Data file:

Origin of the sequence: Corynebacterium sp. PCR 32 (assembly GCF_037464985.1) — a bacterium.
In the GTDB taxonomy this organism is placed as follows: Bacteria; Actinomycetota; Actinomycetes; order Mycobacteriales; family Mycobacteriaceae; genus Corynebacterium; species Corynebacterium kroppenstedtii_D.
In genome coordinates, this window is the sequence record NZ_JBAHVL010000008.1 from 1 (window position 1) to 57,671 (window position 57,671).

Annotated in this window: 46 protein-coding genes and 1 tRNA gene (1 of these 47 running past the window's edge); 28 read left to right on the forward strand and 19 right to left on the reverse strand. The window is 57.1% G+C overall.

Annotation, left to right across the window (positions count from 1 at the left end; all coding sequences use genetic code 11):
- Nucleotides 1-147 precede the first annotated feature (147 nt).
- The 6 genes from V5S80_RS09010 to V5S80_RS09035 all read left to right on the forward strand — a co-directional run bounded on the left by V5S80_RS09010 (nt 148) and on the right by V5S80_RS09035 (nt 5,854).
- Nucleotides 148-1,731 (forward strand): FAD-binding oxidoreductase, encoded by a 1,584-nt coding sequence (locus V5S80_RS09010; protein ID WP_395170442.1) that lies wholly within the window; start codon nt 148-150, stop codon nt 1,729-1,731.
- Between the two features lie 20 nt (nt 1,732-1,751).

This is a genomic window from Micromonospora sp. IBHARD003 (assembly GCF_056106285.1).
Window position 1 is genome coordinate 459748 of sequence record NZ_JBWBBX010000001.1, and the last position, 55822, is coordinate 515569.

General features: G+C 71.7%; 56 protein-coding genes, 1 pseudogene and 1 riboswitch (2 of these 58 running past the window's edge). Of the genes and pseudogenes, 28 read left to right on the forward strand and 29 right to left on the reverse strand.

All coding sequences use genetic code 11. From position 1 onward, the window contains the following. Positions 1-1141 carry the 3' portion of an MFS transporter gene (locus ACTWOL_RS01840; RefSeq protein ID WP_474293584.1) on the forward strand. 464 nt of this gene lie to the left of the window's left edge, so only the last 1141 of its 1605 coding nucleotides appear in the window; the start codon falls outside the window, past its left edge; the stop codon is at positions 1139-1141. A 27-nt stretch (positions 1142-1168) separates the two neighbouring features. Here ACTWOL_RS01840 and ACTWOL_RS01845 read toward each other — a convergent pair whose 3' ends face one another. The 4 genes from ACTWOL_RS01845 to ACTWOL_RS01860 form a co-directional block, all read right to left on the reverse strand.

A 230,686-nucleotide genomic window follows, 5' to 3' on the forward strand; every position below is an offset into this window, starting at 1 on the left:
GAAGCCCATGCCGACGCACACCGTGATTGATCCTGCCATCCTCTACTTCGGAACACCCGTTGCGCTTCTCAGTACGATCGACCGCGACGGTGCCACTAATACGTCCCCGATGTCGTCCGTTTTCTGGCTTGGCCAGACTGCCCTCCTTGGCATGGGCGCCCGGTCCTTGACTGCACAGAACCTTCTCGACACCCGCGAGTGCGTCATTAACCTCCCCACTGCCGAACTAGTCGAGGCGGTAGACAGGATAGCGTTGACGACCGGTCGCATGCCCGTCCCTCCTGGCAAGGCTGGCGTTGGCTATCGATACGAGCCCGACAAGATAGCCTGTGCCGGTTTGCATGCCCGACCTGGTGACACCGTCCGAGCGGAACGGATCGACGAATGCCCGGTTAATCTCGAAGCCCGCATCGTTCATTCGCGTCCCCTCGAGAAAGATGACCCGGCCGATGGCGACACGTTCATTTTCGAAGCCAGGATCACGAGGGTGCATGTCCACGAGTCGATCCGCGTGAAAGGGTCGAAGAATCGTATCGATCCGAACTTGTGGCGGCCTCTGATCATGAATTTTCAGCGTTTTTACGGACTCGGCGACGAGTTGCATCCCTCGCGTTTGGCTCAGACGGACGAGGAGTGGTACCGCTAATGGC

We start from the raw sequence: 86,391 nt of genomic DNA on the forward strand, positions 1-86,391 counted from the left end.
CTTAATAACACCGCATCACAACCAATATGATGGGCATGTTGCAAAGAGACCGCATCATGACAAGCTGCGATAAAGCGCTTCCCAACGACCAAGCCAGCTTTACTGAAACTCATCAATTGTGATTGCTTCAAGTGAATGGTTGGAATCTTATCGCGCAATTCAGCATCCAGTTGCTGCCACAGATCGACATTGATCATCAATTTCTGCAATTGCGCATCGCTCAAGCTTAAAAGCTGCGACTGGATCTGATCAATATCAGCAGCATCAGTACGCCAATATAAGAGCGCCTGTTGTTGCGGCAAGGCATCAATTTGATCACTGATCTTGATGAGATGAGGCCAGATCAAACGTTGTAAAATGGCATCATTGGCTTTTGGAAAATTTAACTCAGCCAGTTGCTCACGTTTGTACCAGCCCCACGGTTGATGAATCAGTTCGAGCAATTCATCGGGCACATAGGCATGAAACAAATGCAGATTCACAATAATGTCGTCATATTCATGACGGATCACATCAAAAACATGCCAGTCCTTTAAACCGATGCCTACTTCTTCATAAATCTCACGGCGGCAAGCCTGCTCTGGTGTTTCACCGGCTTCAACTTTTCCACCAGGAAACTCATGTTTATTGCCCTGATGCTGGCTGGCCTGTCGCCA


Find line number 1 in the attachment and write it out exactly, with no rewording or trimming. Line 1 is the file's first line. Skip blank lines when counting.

Origin of the sequence: Corynebacterium sp. PCR 32 (assembly GCF_037464985.1) — a bacterium.